At another time McNally received word through spies of an intended raidof Mexican cattle-thieves under the leadership of Cammelo Lerma. AtResaca de la Palma, McNally struck the depredators with but sixteen men.They had seventeen men and five hundred head of stolen cattle. In arunning fight for miles McNally's men killed sixteen bandits, while onlyone escaped. A young Ranger by the name of Smith was shot dead byCammelo Lerma as he dismounted to look at the dying bandit. The deadbodies were piled in ox-carts and dumped in the public square atBrownsville. McNally also captured King Fisher's band in an old loghouse in Dimmit County, but they were not convicted.

  Showing the nature of Ranger work, an incident which occurred to myacquaintance, Captain Lea Hall, will illustrate. In De Witt County therewas a feud. One dark night sixteen masked men took a sick man, one Dr.Brazel, and two of his boys, from their beds, and, despite the imploringmother and daughter, hanged the doctor and one son to a tree. The otherboy escaped in the green corn. Nothing was done to punish the crime, asthe lynchers were men of property and influence in the country. No mandared speak above his breath about the affair.

  Captain Hall, by secret-service men, discovered the perpetrators, andalso that they were to be gathered at a wedding on a certain night. Hesurrounded the house and demanded their surrender, at the same timesaying that he did not want to kill the women and children. Wordreturned that they would kill him and all his Rangers. Hall told them toallow their women and children to depart, which was done; then,springing on the gallery of the house, he shouted, "Now, gentlemen, youcan go to killing Rangers; but if you don't surrender, the Rangers willgo to killing you." This was too frank a willingness for midnightassassins, and they gave up.

  Spies had informed him that robbers intended sacking Campbell's store inWolfe City. Hall and his men lay behind the counters to receive them onthe designated night. They were allowed to enter, when Hall's men,rising, opened fire--the robbers replying. Smoke filled the room, whichwas fairly illuminated by the flashes of the guns--but the robbers wereall killed, much to the disgust of the lawyers, no doubt, though I couldnever hear that honest people mourned.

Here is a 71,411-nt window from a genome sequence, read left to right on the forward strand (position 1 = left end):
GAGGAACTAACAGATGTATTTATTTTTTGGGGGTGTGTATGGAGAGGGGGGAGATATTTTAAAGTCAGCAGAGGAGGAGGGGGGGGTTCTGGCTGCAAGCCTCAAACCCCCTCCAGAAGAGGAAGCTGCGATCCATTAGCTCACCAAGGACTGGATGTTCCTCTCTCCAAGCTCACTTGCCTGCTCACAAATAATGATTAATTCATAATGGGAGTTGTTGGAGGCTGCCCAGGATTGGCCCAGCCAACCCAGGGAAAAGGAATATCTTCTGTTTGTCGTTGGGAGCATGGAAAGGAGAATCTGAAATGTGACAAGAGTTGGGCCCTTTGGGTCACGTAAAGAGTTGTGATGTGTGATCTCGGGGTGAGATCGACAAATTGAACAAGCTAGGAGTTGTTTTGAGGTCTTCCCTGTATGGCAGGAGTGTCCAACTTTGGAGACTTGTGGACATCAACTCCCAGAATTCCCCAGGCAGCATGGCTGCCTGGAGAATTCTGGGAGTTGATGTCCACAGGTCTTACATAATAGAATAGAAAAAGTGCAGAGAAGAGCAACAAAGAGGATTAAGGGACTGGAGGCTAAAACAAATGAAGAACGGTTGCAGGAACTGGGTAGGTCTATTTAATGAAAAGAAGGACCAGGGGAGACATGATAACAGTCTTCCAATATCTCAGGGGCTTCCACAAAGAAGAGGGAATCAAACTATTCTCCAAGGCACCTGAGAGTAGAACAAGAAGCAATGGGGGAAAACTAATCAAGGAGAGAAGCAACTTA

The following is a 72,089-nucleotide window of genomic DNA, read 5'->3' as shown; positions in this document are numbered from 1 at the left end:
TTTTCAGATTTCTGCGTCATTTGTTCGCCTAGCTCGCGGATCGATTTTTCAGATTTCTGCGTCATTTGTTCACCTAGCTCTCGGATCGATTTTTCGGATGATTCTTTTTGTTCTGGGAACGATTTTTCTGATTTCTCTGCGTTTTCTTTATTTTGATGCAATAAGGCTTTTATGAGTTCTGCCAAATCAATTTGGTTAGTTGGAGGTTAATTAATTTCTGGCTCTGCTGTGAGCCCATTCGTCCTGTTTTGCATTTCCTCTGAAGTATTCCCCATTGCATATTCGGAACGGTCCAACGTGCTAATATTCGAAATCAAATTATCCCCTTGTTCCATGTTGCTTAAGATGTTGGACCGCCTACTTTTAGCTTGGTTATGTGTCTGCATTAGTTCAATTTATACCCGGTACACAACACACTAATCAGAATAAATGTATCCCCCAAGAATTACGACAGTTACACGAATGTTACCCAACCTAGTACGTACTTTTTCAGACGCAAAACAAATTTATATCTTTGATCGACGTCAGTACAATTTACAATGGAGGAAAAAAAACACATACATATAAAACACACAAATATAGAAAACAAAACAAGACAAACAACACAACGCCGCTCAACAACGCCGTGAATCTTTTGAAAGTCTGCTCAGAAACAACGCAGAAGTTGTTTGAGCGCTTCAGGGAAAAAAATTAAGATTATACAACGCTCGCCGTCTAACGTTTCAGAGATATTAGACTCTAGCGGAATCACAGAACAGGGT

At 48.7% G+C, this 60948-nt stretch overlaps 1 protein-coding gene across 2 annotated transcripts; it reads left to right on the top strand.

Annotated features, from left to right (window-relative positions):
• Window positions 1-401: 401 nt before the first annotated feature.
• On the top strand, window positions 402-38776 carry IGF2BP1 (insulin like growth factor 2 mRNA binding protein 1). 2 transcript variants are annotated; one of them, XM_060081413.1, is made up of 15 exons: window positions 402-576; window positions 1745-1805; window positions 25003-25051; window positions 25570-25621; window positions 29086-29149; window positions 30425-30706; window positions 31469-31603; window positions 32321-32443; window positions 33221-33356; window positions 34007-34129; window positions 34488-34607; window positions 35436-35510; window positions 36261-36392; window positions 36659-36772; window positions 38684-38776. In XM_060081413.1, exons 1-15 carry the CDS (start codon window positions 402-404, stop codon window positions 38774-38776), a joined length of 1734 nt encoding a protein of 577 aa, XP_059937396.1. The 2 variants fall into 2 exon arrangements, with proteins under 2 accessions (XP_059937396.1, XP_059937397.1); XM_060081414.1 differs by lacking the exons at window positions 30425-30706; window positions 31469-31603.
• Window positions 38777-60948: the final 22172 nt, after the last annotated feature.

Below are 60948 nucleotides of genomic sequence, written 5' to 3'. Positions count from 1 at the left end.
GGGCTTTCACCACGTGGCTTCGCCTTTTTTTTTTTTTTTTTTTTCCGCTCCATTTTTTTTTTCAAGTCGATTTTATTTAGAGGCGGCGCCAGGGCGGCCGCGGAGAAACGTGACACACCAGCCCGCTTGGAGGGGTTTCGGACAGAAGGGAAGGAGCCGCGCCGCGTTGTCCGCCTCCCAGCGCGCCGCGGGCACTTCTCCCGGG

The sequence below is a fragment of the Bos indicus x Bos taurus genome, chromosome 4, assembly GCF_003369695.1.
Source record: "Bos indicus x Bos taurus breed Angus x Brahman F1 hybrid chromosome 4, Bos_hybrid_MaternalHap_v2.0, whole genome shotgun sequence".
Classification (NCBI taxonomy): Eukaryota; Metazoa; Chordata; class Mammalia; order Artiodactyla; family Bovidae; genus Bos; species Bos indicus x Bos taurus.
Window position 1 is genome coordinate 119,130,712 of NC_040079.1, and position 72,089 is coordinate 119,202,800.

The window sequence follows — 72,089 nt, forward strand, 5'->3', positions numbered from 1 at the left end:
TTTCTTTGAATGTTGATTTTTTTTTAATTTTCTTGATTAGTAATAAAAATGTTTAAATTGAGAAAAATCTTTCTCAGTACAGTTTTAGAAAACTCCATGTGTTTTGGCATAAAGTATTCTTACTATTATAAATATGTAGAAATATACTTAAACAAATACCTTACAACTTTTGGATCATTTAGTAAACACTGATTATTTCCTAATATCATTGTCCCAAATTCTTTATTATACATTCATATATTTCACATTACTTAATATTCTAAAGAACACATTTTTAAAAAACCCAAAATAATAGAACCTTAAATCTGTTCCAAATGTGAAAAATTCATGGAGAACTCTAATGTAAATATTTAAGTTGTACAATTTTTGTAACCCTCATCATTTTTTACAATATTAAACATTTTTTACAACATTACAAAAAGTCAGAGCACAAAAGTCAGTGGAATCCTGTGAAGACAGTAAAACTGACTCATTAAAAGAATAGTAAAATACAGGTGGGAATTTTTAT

The man Hall was himself a gentleman of the romantic Southern soldiertype, and he entertained the highest ideals, with which it would beextremely unsafe to trifle, if I may judge. Captain Shely, our othervisitor, was a herculean, black-eyed man, fairly fizzing with nervousenergy. He is also exceedingly shrewd, as befits the greaterconcreteness of the modern Texas law, albeit he too has trailed banditsin the chaparral, and rushed in on their camp-fires at night, as two bigbullet-holes in his skin will attest. He it was who arrested Polk, thedefaulting treasurer of Tennessee. He rode a Spanish pony sixty-twomiles in six hours, and arrested Polk, his guide, and two privatedetectives, whom Polk had bribed to set him over the Rio Grande. Whenthe land of Texas was bought up and fenced with wire, the old settlerswho had used the land did not readily recognize the new regime. Theyraised the rallying-cry of "free grass and free water"--said they hadfought the Indians off, and the land belonged to them. Taking nippers,they rode by night and cut down miles of fencing. Shely took the keys ofa county jail from the frightened sheriff, made arrests by the score,and lodged them in the big new jail. The country-side rose in arms,surrounded the building, and threatened to tear it down. The big Rangerwas not deterred by this outburst, but quietly went out into the mob,and with mock politeness delivered himself as follows:

  "Do not tear down the jail, gentlemen--you have been taxed for years tobuild this fine structure--it is yours--do not tear it down. I will openthe doors wide--you can all come in--do not tear down the jail; butthere are twelve Rangers in there, with orders to kill as long as theycan see. Come right in, gentlemen--but come fixed."

  The mob was overcome by his civility.

  Texas is to-day the only State in the Union where pistol-carry ing isattended with great chances of arrest and fine. The law is supreme evenin the lonely _jacails_ out in the rolling waste of chaparral, and itwas made so by the tireless riding, the deadly shooting, and theindomitable courage of the Texas Rangers.